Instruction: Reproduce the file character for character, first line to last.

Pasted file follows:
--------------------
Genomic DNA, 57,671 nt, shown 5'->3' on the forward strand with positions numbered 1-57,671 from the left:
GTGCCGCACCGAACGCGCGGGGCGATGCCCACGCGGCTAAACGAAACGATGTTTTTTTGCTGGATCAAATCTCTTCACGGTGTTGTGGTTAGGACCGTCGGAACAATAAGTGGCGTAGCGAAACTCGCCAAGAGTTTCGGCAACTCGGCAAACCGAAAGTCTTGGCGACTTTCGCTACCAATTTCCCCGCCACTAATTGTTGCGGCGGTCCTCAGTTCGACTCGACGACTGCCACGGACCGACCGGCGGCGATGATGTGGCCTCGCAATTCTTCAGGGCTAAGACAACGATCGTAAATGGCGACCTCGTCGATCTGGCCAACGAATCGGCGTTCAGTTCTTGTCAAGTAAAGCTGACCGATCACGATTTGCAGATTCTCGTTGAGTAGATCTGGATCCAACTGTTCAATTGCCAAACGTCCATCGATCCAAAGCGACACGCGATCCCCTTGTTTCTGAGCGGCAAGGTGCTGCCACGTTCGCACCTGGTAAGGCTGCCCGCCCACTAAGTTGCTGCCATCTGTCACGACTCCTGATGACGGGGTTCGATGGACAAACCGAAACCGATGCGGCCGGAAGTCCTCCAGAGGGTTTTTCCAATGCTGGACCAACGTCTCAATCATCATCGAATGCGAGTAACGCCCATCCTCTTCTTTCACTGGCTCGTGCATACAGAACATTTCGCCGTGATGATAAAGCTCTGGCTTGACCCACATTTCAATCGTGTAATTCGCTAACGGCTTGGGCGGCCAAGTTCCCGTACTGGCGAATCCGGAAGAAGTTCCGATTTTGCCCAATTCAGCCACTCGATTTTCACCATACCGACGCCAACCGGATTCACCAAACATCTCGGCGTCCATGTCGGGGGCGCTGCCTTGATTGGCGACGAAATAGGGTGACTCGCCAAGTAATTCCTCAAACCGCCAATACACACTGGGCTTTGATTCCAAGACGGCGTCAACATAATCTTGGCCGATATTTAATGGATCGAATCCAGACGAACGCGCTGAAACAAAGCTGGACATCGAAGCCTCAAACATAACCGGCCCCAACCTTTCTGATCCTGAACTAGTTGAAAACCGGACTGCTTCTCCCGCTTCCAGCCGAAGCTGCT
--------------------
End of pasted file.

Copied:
Genomic DNA, 57,671 nt, shown 5'->3' on the forward strand with positions numbered 1-57,671 from the left:
GTGCCGCACCGAACGCGCGGGGCGATGCCCACGCGGCTAAACGAAACGATGTTTTTTTGCTGGATCAAATCTCTTCACGGTGTTGTGGTTAGGACCGTCGGAACAATAAGTGGCGTAGCGAAACTCGCCAAGAGTTTCGGCAACTCGGCAAACCGAAAGTCTTGGCGACTTTCGCTACCAATTTCCCCGCCACTAATTGTTGCGGCGGTCCTCAGTTCGACTCGACGACTGCCACGGACCGACCGGCGGCGATGATGTGGCCTCGCAATTCTTCAGGGCTAAGACAACGATCGTAAATGGCGACCTCGTCGATCTGGCCAACGAATCGGCGTTCAGTTCTTGTCAAGTAAAGCTGACCGATCACGATTTGCAGATTCTCGTTGAGTAGATCTGGATCCAACTGTTCAATTGCCAAACGTCCATCGATCCAAAGCGACACGCGATCCCCTTGTTTCTGAGCGGCAAGGTGCTGCCACGTTCGCACCTGGTAAGGCTGCCCGCCCACTAAGTTGCTGCCATCTGTCACGACTCCTGATGACGGGGTTCGATGGACAAACCGAAACCGATGCGGCCGGAAGTCCTCCAGAGGGTTTTTCCAATGCTGGACCAACGTCTCAATCATCATCGAATGCGAGTAACGCCCATCCTCTTCTTTCACTGGCTCGTGCATACAGAACATTTCGCCGTGATGATAAAGCTCTGGCTTGACCCACATTTCAATCGTGTAATTCGCTAACGGCTTGGGCGGCCAAGTTCCCGTACTGGCGAATCCGGAAGAAGTTCCGATTTTGCCCAATTCAGCCACTCGATTTTCACCATACCGACGCCAACCGGATTCACCAAACATCTCGGCGTCCATGTCGGGGGCGCTGCCTTGATTGGCGACGAAATAGGGTGACTCGCCAAGTAATTCCTCAAACCGCCAATACACACTGGGCTTTGATTCCAAGACGGCGTCAACATAATCTTGGCCGATATTTAATGGATCGAATCCAGACGAACGCGCTGAAACAAAGCTGGACATCGAAGCCTCAAACATAACCGGCCCCAACCTTTCTGATCCTGAACTAGTTGAAAACCGGACTGCTTCTCCCGCTTCCAGCCGAAGCTGCT